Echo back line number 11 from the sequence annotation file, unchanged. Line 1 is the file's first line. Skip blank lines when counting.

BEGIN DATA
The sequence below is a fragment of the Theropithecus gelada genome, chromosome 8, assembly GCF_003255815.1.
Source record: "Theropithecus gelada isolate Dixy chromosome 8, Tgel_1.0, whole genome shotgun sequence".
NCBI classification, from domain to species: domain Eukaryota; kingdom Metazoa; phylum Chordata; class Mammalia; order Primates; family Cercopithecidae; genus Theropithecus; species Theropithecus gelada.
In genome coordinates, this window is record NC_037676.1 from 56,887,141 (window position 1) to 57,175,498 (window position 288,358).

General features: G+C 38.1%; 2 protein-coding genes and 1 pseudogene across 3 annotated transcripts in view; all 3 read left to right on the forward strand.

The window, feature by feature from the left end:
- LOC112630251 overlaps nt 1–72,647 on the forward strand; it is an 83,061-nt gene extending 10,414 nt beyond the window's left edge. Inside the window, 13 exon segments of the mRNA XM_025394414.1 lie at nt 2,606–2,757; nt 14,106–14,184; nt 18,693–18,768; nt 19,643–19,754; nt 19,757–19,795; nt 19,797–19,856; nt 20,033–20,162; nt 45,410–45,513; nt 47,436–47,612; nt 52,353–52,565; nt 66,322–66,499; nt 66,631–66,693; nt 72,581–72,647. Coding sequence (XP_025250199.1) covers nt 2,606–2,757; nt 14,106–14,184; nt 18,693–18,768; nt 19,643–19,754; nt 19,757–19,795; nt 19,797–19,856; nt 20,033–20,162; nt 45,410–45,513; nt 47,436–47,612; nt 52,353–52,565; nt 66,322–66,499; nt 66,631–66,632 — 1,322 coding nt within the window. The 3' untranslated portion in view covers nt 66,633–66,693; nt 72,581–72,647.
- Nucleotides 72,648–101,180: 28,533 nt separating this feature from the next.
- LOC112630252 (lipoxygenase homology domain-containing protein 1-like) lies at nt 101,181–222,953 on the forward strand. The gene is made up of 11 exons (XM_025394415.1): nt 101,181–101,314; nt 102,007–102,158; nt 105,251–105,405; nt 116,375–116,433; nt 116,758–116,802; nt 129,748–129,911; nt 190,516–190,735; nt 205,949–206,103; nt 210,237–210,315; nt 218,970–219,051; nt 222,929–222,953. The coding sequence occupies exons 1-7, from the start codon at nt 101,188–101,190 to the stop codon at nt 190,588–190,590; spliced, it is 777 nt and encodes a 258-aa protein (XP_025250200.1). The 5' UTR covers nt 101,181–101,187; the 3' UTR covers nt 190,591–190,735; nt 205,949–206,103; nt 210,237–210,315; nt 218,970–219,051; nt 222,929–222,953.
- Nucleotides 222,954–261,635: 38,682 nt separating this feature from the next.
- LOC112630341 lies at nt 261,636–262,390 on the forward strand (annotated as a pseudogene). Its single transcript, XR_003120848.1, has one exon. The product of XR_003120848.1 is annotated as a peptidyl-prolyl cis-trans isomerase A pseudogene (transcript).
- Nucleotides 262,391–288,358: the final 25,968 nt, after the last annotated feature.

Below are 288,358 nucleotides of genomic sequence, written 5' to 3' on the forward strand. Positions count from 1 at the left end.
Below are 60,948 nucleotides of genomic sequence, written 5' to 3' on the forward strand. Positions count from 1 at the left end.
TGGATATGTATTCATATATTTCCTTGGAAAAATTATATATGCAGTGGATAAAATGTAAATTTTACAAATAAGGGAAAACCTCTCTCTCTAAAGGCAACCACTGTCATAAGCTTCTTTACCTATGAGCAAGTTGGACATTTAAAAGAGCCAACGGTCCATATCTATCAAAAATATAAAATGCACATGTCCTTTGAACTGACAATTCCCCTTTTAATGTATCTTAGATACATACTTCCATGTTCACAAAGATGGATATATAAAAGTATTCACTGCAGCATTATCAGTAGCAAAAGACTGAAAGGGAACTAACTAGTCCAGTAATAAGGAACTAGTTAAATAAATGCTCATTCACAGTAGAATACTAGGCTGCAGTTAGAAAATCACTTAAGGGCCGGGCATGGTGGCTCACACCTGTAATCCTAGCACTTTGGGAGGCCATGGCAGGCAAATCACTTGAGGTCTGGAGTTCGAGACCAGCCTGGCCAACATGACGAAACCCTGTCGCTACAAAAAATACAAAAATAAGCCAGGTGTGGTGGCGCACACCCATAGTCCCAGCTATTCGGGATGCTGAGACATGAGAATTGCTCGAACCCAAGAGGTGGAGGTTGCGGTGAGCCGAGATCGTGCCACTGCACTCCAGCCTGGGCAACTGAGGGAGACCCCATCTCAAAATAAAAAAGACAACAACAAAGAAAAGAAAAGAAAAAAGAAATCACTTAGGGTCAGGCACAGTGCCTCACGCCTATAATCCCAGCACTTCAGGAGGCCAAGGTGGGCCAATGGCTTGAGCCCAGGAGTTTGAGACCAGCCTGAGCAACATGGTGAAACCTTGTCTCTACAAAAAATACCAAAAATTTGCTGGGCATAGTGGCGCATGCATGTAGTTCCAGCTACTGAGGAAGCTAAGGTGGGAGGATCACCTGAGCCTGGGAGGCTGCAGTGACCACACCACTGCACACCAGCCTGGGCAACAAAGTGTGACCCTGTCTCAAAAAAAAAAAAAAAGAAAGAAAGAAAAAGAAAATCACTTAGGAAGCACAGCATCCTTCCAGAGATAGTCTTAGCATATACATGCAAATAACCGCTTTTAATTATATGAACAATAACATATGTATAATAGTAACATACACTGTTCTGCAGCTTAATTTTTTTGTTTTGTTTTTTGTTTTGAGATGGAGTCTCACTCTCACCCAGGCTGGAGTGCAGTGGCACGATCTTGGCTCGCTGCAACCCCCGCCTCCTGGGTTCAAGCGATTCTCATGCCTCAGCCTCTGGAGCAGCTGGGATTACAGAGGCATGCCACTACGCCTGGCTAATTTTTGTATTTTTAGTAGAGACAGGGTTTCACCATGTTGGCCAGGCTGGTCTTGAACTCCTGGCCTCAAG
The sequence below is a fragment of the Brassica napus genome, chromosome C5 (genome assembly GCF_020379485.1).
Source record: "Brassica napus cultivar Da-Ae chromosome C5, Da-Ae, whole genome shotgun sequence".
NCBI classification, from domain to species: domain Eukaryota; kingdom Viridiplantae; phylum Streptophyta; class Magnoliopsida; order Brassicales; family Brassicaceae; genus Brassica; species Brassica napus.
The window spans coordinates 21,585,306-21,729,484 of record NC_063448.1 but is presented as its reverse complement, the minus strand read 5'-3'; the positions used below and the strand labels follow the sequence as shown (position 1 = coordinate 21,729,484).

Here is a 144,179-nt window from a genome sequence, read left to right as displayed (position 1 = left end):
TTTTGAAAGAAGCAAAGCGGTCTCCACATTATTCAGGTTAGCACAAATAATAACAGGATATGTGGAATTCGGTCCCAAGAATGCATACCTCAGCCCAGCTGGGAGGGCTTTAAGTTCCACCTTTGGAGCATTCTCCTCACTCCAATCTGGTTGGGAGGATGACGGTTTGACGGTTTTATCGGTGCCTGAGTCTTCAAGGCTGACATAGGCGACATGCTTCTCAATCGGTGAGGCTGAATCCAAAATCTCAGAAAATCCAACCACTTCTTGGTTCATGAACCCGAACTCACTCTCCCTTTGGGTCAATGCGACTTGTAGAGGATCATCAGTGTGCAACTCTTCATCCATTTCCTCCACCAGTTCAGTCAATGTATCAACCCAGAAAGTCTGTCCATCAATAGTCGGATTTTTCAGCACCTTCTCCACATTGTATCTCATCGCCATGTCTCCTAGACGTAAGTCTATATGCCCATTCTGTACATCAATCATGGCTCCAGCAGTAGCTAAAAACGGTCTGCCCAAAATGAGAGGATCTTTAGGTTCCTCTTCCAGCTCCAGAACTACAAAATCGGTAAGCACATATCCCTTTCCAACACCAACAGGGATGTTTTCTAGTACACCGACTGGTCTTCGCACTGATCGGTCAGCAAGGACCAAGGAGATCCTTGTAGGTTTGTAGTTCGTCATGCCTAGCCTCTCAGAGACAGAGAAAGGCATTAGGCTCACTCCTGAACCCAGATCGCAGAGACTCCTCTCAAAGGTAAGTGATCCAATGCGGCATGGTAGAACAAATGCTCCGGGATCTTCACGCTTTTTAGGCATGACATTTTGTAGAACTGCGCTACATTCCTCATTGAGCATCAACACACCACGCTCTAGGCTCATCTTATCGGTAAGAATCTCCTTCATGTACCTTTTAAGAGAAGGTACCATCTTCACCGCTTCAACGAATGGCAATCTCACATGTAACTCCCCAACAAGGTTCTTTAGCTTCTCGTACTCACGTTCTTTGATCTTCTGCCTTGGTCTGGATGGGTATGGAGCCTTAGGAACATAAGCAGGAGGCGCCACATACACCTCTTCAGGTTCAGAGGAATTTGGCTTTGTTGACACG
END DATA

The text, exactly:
- LOC112630341 lies at nt 261,636–262,390 on the forward strand (annotated as a pseudogene). Its single transcript, XR_003120848.1, has one exon. The product of XR_003120848.1 is annotated as a peptidyl-prolyl cis-trans isomerase A pseudogene (transcript).